Monday, March 9, 2009

Wall Street Breakfast: Must-Know News

Wall Street Breakfast: Must-Know News

by SA Editor Rachael Granby


  • Merck merger. Merck (MRK) announced this morning it will buy Schering-Plough (SGP) for $41.1B. The cash-and-stock transaction represents a 34% premium to Schering-Plough's closing price on Friday. Merck CEO Richard T. Clark says the merged company will "benefit from a formidable research and development pipeline, a significantly broader portfolio of medicines and an expanded presence in key international markets, particularly in high-growth emerging markets." SGP +22% premarket (7:00 ET).
  • Lloyds cozies up to U.K. gov't. Lloyds Banking Group (LYG) announced on Saturday that it will receive state guarantees covering £260B ($367B) of its toxic assets in exchange for giving the U.K. as much as a 77% stake in the bank. The move will massively reduce Lloyd's risks and raise its Tier 1 capital ratio to 14.5% from 6.4%. The news sent shares tumbling, as analysts welcomed the risk protection but said the deal is more dilutive than expected and relatively expensive. Lloyds will begin meeting with investors today to drum up support for the plan. Shares -8.6% in London (7:00 ET).
  • U.S. advocates global stimulus. The U.S. will push for a global stimulus at a G-20 summit in London next month, as economic adviser Lawrence Summers says "the world needs more global demand." The White House wants to see world leaders boost emergency government spending as markets look for a unified plan of action from the world's most economically powerful nations. However, the push for a global stimulus puts the U.S. at odds with France, Germany and other EU nations that want to focus on creating new rules to govern global financial markets. In particular, Germany's Merkel has expressed skepticism that heavy government borrowing can solve a global crisis caused by irresponsible behavior from both the private and government sectors.
  • Airlines cut back. Delta Air Lines (DAL), American Airlines (AMR) and United Airlines (UAUA) are cutting seating capacity on routes to London, Tokyo and other international business centers by as much as a third in response to a marked fall in international-travel demand. International fares have typically been more profitable for big airlines than domestic flights which face competition from discount airlines. However, the weakening global economy has turned international flights "from the bread-and-butter to the weakest part of the business," says analyst Michael Derchin. "They’re cutting to keep fares from completely collapsing."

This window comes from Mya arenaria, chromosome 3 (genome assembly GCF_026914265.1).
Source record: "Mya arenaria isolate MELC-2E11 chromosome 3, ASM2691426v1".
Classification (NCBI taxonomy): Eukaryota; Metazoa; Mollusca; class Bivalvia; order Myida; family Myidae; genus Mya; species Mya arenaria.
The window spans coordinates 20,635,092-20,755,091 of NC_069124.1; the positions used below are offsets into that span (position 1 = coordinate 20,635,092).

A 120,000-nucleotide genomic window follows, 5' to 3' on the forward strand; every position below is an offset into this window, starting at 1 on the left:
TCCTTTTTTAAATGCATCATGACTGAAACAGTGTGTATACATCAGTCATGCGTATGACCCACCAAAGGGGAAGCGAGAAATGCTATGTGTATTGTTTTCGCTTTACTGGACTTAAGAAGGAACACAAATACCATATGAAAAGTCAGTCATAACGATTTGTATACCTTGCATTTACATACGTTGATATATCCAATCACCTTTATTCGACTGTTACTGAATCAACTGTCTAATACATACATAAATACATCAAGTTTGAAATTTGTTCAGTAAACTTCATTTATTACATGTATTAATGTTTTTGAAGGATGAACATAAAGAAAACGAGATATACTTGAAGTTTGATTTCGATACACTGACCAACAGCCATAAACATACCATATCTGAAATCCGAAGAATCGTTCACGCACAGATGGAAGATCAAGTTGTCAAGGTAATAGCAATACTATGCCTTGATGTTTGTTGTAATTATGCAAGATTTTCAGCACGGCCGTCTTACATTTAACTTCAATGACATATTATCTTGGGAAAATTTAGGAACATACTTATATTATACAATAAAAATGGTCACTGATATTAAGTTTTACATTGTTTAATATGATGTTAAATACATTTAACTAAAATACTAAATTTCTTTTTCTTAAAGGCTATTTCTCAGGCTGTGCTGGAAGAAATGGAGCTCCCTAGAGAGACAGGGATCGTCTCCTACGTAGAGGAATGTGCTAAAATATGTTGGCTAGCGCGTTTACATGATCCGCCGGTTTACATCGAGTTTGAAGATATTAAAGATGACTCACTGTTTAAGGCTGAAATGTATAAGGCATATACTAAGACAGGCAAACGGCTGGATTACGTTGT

• BNP reaches new Fortis deal. BNP Paribas (BNPQY.PK) struck a deal over the weekend to buy the majority of Fortis Bank from the Belgian government, along with an interest in Fortis' insurance business, in exchange for official guarantees against losses. BNP will take a 75% stake in Fortis' Belgian banking unit and take full control of Fortis' Luxembourg banking unit for €2.88B ($3.64B) in stock. The French bank will also take a 25% stake in Fortis' Belgian insurance unit for €1.375B in cash. Shares -1.3% in Paris (7:00 ET).
  • HSBC takes a hit on loan loss concerns. Shares of HSBC (HBC) fell past a 12-year low in Hong Kong trading on concerns about more bad loans at the bank's U.S. unit. Last week HSBC Chairman Stephen Green said the bank's 2003 purchase of Household International, which led to billions of dollars of losses as U.S. real estate collapsed, was a mistake that he regretted. Shares closed -24% in Hong Kong, and are -11.2% premarket (7:00 ET).
  • Oil responds to possible OPEC cut. Oil prices are rising as OPEC's September production cuts eat into inventories at the rate of 1.4M barrels/day. A Bloomberg survey shows analysts expect OPEC to limit exports again when the group meets on March 15, and OPEC ministers from Venezuela, Algeria and Qatar said stricter limits may be needed at the March summit. But some analysts disagree, saying existing cuts have helped put a floor beneath oil prices and pointing out that any additional cuts need to be weighed against the possibility that over-tightening the market in an already-weak economy could further delay a recovery.
  • It's a small(er) world after all. The World Bank says the global economy will probably shrink for the first time since World War II and trade will fall by the most in 80 years. In a new report, the World Bank expects global growth to be 5% below its potential, with developing nations bearing the brunt of the contraction. East Asia will be hit the hardest by the fall in global commerce, global industrial production could fall 15% from 2008 levels and action must be taken "to avoid social and political unrest."
  • Japan sees current account deficit. Japan posted its first current account deficit in 13 years in January as exports collapsed amid the deepening global recession. The deficit was ¥172.8B ($1.8B), the biggest shortfall since January 1985 and far larger than the ¥15.3B gap expected by economists.
  • China to lower export taxes. Facing a sharp drop in external demand, China will gradually cut export-related taxes to 'zero' and increase financial support for exporters. China's exports fell 17.5% in January and port container volume in February was down 17% from the year before.

Earnings: Monday Before Open

  • American Oriental Bioengineering (AOB): Q4 EPS of $0.25 in-line. Revenue of $96.3M (+68.1%) vs. $88.1M. (PR)

Today's Markets

  • Asian markets closed broadly down on global recession fears, with Hang Seng leading the way (-4.8% to 11,344.58). Nikkei -1.2% to 7,086.03. Shanghai -3.4% to 2,118.75. BSE -2.0% to 8,160.40.
  • In Europe at midday, London -1.1%. Paris -1.7%. Frankfurt -1.1%.
  • U.S. futures: Dow -1.7%. S&P -1.7%. Nasdaq -1.3%. Crude +1.0% to $45.96. Gold -0.6% to $937.10.

Monday's Economic Calendar

Seeking Alpha editor Eli Hoffmann contributed to this post.


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